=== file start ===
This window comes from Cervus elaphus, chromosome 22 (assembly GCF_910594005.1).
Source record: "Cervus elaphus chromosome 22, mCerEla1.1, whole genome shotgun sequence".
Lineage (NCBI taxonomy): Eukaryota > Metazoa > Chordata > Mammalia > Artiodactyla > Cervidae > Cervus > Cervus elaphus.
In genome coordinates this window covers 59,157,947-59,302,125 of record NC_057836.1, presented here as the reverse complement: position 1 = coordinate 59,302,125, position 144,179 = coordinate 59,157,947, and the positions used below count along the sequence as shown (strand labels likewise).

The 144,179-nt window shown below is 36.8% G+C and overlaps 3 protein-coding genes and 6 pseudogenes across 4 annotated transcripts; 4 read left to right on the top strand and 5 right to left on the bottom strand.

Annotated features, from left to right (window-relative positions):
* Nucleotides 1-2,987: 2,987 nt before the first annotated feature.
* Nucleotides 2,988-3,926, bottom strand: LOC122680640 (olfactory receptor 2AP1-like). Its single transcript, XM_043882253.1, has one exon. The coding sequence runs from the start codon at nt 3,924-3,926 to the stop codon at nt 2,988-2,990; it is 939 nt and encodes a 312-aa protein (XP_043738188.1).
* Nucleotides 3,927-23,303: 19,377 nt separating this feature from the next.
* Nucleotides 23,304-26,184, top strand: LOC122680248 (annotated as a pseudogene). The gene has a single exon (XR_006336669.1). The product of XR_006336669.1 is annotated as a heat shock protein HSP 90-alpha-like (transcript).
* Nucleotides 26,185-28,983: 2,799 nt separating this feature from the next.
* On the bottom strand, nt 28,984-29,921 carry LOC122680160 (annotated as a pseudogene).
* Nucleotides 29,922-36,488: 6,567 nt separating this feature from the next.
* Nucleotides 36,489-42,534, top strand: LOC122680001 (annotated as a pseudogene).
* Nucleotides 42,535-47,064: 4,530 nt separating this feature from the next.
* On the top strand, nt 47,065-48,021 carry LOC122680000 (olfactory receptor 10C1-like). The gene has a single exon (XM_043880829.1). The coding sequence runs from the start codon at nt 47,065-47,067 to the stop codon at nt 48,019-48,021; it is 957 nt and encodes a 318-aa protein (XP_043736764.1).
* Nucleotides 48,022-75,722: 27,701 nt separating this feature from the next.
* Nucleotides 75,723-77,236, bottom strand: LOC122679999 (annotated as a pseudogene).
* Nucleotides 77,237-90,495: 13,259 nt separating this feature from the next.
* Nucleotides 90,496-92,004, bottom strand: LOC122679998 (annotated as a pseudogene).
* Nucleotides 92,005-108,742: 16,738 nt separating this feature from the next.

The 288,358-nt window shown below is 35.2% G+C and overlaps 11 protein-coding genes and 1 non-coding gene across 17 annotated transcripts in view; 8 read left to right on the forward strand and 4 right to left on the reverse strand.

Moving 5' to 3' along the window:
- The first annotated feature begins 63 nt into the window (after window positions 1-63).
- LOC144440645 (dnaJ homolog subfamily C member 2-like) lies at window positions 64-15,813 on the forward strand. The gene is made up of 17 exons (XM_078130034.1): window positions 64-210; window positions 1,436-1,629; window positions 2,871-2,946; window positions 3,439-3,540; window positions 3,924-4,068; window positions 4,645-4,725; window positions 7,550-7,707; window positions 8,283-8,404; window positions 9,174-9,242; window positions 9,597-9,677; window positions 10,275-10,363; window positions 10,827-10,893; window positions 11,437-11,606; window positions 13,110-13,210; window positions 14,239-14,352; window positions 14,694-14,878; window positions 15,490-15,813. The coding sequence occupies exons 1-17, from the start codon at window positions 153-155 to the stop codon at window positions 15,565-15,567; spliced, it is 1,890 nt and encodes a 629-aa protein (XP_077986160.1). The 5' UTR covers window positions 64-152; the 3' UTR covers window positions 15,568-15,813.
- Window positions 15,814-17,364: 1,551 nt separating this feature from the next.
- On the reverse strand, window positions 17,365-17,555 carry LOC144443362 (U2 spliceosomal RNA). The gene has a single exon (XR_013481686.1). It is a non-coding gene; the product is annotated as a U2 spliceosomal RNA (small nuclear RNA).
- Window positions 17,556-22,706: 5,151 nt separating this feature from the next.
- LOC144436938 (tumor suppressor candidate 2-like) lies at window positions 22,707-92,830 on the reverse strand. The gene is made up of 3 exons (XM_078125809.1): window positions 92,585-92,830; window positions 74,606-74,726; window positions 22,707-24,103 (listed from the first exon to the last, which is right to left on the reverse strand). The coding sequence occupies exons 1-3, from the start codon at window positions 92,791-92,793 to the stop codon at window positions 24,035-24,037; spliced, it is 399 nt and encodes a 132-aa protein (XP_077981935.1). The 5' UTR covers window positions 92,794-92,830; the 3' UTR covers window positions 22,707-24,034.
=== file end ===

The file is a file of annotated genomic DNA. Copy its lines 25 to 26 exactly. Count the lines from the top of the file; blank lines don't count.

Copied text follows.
- LOC144440645 (dnaJ homolog subfamily C member 2-like) lies at window positions 64-15,813 on the forward strand. The gene is made up of 17 exons (XM_078130034.1): window positions 64-210; window positions 1,436-1,629; window positions 2,871-2,946; window positions 3,439-3,540; window positions 3,924-4,068; window positions 4,645-4,725; window positions 7,550-7,707; window positions 8,283-8,404; window positions 9,174-9,242; window positions 9,597-9,677; window positions 10,275-10,363; window positions 10,827-10,893; window positions 11,437-11,606; window positions 13,110-13,210; window positions 14,239-14,352; window positions 14,694-14,878; window positions 15,490-15,813. The coding sequence occupies exons 1-17, from the start codon at window positions 153-155 to the stop codon at window positions 15,565-15,567; spliced, it is 1,890 nt and encodes a 629-aa protein (XP_077986160.1). The 5' UTR covers window positions 64-152; the 3' UTR covers window positions 15,568-15,813.
- Window positions 15,814-17,364: 1,551 nt separating this feature from the next.